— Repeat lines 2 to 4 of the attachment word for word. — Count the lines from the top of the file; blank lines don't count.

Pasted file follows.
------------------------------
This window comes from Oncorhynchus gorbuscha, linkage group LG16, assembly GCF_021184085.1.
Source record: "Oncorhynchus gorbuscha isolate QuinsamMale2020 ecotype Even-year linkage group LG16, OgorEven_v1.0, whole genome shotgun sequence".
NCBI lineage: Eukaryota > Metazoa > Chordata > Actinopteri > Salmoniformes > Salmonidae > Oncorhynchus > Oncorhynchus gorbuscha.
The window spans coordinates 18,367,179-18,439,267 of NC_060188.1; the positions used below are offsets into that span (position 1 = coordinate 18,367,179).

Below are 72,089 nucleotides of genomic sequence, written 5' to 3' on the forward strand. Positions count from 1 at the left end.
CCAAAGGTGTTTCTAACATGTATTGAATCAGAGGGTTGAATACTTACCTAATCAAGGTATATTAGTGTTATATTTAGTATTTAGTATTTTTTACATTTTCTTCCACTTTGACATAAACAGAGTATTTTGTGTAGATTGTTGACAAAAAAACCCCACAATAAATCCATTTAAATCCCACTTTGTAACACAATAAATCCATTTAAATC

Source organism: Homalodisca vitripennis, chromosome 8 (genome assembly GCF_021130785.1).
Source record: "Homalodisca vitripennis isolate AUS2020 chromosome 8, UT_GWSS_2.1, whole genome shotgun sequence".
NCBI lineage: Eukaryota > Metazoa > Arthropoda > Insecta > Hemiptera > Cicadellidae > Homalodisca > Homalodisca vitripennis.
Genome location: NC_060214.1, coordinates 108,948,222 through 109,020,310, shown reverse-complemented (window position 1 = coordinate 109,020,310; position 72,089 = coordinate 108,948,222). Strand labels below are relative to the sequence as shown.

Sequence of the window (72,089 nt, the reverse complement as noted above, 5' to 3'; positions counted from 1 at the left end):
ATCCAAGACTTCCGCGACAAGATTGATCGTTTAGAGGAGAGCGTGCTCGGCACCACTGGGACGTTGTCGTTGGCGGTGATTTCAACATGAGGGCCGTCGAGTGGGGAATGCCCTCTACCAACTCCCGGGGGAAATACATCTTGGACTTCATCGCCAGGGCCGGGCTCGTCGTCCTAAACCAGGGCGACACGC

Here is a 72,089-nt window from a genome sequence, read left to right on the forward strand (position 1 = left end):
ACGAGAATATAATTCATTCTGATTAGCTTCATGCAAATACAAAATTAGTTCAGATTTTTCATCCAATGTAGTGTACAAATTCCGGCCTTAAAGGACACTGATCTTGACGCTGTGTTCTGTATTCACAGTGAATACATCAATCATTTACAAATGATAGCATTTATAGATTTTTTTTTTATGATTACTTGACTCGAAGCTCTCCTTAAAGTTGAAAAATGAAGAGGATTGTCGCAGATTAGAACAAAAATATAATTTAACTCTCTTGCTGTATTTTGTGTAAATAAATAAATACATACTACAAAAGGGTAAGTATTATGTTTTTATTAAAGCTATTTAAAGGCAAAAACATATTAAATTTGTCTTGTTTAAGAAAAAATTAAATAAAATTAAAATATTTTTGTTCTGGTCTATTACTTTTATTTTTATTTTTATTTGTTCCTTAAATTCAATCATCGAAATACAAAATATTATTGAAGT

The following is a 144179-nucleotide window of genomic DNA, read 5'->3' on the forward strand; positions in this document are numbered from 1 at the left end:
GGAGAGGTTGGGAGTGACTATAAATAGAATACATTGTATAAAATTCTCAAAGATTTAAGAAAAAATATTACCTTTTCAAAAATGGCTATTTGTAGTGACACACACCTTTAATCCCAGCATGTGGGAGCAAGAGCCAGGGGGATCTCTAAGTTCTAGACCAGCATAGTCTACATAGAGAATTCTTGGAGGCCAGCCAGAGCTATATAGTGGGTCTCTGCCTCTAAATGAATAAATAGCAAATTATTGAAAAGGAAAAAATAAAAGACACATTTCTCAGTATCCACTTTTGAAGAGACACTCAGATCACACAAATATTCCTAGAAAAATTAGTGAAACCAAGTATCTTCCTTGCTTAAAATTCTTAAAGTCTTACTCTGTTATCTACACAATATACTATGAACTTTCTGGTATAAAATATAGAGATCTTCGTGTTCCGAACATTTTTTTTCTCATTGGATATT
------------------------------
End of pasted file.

Source record: "Oncorhynchus gorbuscha isolate QuinsamMale2020 ecotype Even-year linkage group LG16, OgorEven_v1.0, whole genome shotgun sequence".
NCBI lineage: Eukaryota > Metazoa > Chordata > Actinopteri > Salmoniformes > Salmonidae > Oncorhynchus > Oncorhynchus gorbuscha.
The window spans coordinates 18,367,179-18,439,267 of NC_060188.1; the positions used below are offsets into that span (position 1 = coordinate 18,367,179).